• I think that the most important principle will always be “be skeptical” in any are. However, when it comes to making a good data visualization I think what is most important is simplicity and comparison. When trying to communicate your point, it’s important that you be as clear and accessible as possible to reach the largest audience possible. If you’re not thinking critically and being skeptical, you’ll never be able to make a data visualization. If you’re already making one, clarity is your goal.

  • From my point of view, each principle plays its important role and all of them support each other to make a good data visualization. Nevertheless, if I have to choose one of them to be considered the most important principle, I would say the “Be Skeptical.” The reason why I say that is because in order to have an accurate result, we definitely need to test our first answer again, and as a result, we are either 100 % sure that the result is true or we might find a better answer for it. If we do not question or test our first conclusion, it is likely that we will have a wrong analysis. There are so many cases/dates which carry two or more opposite viewpoints, so in order to state a right conclusion, we need to make sure to re-test the first result in order to have the most accurate answer. It is undoubtedly true that exploring any further is tool hard, but we do not re-test seriously and carefully, we might have a wrong statement.

  • I believe that the “Explore” is the most important principle of data visualization. I think this because I believe that the human brain works best when it is allowed to interpret and question free of constraints. If we wanted our data to be simply a message that the reader is supposed to understand we would use simple text, but since we are trying to get the reader to explore, we use all the nuances of data visualization that make it a data visualization.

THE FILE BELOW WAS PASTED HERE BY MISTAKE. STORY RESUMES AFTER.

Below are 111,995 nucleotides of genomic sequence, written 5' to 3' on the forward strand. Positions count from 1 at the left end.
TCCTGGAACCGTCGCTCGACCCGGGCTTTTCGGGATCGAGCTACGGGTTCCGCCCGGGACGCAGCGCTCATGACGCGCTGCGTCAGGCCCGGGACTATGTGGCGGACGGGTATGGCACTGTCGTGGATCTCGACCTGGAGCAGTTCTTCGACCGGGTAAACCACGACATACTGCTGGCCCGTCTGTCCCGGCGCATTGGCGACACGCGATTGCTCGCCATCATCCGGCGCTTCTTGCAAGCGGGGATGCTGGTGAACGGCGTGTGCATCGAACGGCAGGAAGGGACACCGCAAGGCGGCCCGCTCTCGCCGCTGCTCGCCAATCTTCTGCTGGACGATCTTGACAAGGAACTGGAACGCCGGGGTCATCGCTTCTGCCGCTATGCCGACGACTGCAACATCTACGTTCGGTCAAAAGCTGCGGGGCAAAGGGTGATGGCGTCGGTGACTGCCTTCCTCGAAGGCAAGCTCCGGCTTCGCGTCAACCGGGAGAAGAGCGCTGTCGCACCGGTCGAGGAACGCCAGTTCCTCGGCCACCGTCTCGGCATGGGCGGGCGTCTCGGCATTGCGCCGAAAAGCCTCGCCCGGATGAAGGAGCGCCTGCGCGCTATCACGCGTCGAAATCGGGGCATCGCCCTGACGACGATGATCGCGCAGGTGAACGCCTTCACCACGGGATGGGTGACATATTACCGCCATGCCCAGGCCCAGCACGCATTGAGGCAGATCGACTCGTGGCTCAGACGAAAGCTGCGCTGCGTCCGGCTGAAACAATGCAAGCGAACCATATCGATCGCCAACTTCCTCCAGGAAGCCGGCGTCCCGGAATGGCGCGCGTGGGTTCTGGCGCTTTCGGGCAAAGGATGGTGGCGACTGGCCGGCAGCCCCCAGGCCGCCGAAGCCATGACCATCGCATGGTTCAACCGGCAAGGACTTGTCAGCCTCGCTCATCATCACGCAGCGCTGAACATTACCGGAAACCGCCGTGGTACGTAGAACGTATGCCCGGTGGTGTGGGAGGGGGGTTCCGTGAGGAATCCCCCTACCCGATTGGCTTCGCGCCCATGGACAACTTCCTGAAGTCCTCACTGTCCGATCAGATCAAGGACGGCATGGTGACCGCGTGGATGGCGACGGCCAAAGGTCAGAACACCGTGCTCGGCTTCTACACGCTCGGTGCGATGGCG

• I think that the “Be Skeptical” principle is the most important, though all carry their own values and importance. Going back to check your own work is such an important step. Aside from just business (since my knowledge of it is limited), being skeptical in general is good for discovering new information and creating hypotheses. As a science major, the majority of what I do is questioning and testing; over and over again until I have a solid support for the point that I am trying to make. I want to go into medicine, and when testing new medical technology/techniques, clinical trials are done where they test on individual patients. As time goes on, they look for errors in their work and adjust accordingly, then go back to testing. If they are not skeptical and do not adjust their methods, then lives could be lost and there would be dire consequences.

  • Personally, I think the “Be Skeptical” is the most important principle. We live in a day and age where so much information is being thrown at us daily. There is no one there to make sure the information clouding are judgements are correct or incorrect. I believe that one should always be skeptical and ask plenty of questions when confronted with a source. Everyday our judgments can be changed after watching the news or reading a newspaper or even a news article online. But out of all the things we are taking in, what is truly valuable and correct? A data visualization can be appealing and attractive, but if the content is false, then what good does it do?